| Dec 08, 2010
As expected, Google entered the electronic book business this week, with an online retail store that will compete with major players like Amazon, Barnes & Noble, and Apple.
These other retailers all sell e-books to be downloaded onto and read on their proprietary hardware devices (Kindle, Nook and iPad). Not only do they make money selling books, but they also make a tidy profit selling devices to read them on.
So is Google building their own eReader to support their eBooks? Not by a longshot. Google's e-books live in the cloud and are device-agnostic, and therein lies the magic. You can start reading on your iPad, continue on your office computer, and finish up on your smart phone, picking up exactly where you left off.
This is yet another example of the power of the public cloud – the world at your fingertips.
What bugs me is that most people now have better access to books of obscure 16th century Persian poetry than they do to the files on their own computers! Carbonite's trying to change that. But before you can access your files in the cloud, you have to get the files up there in the first place. That's the part that we have made totally idiot-proof and completely automatic for over a million users. It takes no effort at all – you just install Carbonite and we do the rest. Our new mobile access apps let you browse your photos, stream your music, view your office documents, and download or email virtually any file.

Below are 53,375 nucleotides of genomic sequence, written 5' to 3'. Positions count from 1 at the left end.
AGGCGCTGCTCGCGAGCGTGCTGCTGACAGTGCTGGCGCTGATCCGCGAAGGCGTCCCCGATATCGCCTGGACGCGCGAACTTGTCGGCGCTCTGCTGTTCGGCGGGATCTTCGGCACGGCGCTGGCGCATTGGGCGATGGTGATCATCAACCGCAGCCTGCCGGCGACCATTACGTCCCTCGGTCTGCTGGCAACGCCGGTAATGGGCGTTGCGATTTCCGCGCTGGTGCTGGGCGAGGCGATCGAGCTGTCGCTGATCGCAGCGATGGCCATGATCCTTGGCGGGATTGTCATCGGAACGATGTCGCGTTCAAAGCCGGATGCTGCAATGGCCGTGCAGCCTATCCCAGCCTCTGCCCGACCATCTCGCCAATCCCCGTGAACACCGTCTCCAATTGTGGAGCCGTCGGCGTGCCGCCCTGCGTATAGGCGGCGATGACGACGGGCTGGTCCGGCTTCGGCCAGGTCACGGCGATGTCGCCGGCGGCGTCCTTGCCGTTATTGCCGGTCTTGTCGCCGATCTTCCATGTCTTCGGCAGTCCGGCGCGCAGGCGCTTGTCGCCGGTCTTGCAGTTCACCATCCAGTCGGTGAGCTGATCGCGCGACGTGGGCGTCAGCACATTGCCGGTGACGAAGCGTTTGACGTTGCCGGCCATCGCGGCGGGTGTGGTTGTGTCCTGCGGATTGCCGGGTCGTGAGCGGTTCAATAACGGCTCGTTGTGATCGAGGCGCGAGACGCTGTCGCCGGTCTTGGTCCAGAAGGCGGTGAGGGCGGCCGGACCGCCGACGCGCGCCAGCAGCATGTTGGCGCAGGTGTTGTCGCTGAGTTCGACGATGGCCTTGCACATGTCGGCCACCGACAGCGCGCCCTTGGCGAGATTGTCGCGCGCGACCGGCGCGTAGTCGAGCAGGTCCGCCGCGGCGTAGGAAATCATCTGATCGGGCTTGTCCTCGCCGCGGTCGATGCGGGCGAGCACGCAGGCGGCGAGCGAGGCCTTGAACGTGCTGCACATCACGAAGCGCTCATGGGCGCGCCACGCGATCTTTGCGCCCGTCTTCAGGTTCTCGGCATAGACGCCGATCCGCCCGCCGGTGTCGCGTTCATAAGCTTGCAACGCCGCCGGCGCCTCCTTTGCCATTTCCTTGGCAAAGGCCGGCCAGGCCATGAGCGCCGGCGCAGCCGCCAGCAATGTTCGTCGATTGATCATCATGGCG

The personal cloud is coming.